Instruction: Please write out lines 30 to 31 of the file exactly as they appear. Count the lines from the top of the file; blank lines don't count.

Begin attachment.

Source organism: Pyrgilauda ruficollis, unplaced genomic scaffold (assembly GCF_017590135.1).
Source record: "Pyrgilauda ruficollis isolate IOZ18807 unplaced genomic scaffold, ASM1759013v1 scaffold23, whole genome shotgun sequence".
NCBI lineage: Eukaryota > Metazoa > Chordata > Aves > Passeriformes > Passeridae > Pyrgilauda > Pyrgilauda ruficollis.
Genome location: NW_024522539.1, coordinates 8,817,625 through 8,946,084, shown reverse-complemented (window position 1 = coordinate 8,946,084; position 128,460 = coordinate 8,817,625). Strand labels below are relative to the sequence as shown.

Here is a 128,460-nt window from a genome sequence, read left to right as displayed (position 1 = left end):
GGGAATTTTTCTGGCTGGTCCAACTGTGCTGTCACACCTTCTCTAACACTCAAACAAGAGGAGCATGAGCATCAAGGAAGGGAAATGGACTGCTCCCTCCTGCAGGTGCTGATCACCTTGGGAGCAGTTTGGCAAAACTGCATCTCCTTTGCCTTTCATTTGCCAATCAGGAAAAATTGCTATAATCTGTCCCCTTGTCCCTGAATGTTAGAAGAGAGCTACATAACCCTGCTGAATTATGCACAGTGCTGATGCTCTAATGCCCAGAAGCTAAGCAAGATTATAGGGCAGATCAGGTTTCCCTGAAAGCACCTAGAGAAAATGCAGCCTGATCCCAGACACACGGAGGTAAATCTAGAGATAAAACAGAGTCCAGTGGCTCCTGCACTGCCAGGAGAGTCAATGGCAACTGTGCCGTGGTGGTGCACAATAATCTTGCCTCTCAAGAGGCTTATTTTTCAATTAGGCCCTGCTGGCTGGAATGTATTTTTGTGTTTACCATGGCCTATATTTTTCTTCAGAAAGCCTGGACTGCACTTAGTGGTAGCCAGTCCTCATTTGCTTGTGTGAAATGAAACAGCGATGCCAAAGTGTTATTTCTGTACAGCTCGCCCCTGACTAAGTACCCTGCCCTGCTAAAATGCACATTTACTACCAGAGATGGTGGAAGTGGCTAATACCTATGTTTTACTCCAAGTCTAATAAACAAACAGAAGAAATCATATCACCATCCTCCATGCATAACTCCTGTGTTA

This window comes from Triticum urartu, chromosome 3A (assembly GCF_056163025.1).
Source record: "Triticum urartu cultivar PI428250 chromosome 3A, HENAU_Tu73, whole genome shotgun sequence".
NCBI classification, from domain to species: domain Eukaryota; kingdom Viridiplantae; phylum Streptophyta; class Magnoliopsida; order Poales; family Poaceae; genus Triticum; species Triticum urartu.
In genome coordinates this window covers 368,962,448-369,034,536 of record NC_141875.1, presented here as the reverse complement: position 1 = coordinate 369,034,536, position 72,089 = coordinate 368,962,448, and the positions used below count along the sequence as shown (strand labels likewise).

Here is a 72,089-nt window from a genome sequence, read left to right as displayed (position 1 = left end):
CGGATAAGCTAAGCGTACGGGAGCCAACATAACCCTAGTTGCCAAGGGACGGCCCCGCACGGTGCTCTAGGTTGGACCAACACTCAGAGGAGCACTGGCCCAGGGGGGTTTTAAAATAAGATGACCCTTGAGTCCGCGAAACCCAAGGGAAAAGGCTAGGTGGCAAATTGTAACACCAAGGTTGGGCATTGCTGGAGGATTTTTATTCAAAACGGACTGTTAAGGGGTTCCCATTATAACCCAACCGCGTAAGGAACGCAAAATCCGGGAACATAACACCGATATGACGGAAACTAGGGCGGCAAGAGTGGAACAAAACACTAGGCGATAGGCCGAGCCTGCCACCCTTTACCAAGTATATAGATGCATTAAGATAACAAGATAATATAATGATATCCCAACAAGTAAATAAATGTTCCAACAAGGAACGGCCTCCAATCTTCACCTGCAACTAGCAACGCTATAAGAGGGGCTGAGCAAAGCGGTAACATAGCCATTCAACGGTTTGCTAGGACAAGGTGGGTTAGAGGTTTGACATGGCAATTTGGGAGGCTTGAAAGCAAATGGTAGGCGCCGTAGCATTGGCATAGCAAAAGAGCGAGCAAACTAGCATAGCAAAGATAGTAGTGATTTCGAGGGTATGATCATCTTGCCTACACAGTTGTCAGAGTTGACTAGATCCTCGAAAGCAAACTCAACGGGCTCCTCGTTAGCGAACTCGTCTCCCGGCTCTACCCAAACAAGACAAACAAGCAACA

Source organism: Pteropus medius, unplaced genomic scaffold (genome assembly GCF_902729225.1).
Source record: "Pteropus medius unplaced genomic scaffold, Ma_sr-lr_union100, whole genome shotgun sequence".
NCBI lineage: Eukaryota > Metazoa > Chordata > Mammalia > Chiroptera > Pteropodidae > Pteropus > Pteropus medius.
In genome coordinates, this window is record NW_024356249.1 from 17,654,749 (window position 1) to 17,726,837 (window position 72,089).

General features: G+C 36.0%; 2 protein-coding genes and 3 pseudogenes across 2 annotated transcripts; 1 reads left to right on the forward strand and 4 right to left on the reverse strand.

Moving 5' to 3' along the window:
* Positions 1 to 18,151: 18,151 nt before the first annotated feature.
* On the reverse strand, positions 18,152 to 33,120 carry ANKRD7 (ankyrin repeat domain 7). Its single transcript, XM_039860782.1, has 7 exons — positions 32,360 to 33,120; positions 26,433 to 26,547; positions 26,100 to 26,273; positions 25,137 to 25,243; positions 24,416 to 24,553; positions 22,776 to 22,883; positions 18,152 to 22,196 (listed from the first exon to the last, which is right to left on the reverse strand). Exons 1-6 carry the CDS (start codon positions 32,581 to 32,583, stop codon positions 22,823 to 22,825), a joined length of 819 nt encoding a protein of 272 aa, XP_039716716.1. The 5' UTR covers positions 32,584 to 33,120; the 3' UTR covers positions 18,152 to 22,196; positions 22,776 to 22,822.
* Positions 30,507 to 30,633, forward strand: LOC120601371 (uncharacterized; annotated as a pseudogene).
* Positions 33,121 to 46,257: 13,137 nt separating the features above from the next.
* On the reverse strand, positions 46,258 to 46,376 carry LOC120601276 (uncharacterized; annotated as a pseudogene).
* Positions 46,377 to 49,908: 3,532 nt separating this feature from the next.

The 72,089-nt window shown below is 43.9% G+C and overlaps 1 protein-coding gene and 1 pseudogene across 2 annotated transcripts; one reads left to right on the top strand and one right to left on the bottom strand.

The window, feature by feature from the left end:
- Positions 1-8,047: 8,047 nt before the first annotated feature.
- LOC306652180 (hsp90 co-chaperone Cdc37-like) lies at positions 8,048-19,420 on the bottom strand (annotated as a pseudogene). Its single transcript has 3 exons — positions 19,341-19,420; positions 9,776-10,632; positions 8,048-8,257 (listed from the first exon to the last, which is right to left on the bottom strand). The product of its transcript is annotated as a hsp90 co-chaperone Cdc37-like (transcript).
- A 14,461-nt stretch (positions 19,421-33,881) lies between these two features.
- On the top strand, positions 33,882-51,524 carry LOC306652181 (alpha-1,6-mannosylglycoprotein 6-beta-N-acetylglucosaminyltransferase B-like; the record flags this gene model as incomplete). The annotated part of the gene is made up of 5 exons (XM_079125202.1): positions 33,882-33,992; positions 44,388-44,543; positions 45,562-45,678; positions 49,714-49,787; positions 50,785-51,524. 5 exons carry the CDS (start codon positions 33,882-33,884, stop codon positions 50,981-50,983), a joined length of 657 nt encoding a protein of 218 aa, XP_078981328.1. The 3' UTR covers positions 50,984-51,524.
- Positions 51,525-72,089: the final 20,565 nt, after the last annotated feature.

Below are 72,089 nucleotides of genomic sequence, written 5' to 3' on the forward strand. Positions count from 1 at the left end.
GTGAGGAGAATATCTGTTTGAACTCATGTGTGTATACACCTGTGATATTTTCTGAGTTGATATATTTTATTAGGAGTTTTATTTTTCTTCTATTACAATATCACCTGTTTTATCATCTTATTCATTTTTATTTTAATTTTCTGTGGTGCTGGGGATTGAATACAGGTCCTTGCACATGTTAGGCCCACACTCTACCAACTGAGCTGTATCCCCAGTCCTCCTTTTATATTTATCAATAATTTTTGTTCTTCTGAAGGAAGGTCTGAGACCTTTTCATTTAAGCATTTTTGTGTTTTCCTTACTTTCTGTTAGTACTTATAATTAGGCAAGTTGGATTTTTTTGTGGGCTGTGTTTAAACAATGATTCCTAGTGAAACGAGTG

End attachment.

- On the top strand, positions 33,882-51,524 carry LOC306652181 (alpha-1,6-mannosylglycoprotein 6-beta-N-acetylglucosaminyltransferase B-like; the record flags this gene model as incomplete). The annotated part of the gene is made up of 5 exons (XM_079125202.1): positions 33,882-33,992; positions 44,388-44,543; positions 45,562-45,678; positions 49,714-49,787; positions 50,785-51,524. 5 exons carry the CDS (start codon positions 33,882-33,884, stop codon positions 50,981-50,983), a joined length of 657 nt encoding a protein of 218 aa, XP_078981328.1. The 3' UTR covers positions 50,984-51,524.
- Positions 51,525-72,089: the final 20,565 nt, after the last annotated feature.